Take care with fresh apple juice and cider

Erik pressing cider.
If you plan to press your own apples, precautions might be in order. Photo by Tiffany Woods.
Last Updated: 
December 4, 2009

CORVALLIS, Ore. – Apples ready to harvest in the fall make for tasty juice and robust cider, popular treats this time of year. If you plan to squeeze your own apples, however, precautions might be in order.

Windfall apples could be contaminated with bacteria. Raw juice or cider has been linked with E.coli O157:H7. Outbreaks usually happen when fallen fruit comes in contact with domestic or wild animals that frequent an orchard, according to Carolyn Raab, food and nutrition specialist with Oregon State University Extension Service.

An easy way to minimize the risk of illness is to pasteurize raw apple juice before drinking it by heating the juice to a safe 160 degrees. This is a wise precaution for both home-squeezed juice and unpasteurized juice purchased from fruit stands.

"If you don't have a thermometer, heat the juice to simmering (just below the boiling point when bubbles appear)," Raab advised.

"Pasteurization is particularly important if pregnant women, young children, older adults and people with cancer, AIDS and other illnesses that affect the immune system are going to drink the apple juice or cider," Raab said.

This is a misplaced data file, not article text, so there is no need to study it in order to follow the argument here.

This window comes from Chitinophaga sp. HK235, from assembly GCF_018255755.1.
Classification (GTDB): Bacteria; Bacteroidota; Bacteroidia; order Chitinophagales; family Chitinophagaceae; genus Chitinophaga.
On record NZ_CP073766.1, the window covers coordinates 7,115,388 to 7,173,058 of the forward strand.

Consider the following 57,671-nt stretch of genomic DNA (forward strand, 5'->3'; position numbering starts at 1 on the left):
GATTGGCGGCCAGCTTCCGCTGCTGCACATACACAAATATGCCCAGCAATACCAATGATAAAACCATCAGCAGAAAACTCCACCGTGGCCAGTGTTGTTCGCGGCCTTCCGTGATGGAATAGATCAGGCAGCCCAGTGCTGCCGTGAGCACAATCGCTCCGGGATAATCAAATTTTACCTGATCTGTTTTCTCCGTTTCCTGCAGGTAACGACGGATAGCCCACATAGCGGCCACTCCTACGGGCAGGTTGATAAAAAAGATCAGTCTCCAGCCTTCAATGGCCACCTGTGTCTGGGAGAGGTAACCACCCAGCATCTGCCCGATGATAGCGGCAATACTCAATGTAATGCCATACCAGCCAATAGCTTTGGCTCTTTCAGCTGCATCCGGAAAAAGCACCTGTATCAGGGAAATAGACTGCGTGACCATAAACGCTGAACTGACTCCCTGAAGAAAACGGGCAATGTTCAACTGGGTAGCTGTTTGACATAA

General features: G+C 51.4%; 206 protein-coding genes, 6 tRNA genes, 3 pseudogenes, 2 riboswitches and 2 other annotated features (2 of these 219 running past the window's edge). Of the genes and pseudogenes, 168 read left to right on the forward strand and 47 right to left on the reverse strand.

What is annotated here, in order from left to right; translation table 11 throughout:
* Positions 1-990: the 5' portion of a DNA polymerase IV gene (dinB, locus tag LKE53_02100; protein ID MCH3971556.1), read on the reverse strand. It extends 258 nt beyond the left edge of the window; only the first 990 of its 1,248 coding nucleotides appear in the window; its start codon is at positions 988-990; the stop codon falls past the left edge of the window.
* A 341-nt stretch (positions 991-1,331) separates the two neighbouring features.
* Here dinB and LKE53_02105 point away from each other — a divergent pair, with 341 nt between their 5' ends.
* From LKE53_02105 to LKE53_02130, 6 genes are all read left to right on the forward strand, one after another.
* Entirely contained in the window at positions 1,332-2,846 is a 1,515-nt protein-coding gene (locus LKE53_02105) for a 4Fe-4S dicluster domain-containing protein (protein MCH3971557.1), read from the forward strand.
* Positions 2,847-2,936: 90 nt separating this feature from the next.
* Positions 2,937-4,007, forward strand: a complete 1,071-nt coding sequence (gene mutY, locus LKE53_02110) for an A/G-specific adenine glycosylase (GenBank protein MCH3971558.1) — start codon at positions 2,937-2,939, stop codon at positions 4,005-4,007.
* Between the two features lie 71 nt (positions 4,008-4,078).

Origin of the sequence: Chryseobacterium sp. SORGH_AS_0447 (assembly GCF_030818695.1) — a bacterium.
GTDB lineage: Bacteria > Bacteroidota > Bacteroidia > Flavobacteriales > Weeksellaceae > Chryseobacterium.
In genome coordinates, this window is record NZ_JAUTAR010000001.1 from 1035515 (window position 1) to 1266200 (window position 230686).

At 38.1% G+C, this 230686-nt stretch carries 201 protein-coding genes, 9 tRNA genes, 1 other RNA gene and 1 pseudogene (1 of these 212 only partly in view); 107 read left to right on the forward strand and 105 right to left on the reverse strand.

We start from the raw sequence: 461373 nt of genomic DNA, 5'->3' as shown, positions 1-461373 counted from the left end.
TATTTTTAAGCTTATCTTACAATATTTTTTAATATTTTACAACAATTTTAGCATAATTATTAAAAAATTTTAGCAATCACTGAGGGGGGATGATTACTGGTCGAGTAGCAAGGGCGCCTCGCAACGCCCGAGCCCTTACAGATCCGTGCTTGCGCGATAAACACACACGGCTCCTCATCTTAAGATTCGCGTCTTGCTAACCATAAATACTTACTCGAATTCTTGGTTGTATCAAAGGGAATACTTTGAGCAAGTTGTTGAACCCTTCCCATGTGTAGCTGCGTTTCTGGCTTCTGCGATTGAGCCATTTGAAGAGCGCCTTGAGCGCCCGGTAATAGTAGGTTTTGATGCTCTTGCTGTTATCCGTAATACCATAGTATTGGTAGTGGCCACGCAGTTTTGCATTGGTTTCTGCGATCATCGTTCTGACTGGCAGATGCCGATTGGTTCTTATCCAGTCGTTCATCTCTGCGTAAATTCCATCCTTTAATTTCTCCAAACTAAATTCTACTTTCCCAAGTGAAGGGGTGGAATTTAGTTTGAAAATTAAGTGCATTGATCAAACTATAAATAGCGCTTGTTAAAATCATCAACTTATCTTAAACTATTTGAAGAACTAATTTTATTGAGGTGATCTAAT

For long-term storage, apple juice may be canned in a boiling water canner. Heat the liquid to boiling, put into pint or quart jars and process in the canner for five minutes. (Longer times are needed at altitudes over 1,000 feet.) The juice also can be frozen. Be sure to leave adequate headspace if the juice is frozen in jars.

The OSU Extension publication "Preserving Fruit Juices and Apple Cider" (SP50-455) is available online.

For more information about safe canning and preserving other foods from apples, such as applesauce, dried apples, pie filling or apple butter, download OSU Extension's fact sheet on preserving apple products.

Author: Judy Scott
Source: Carolyn Raab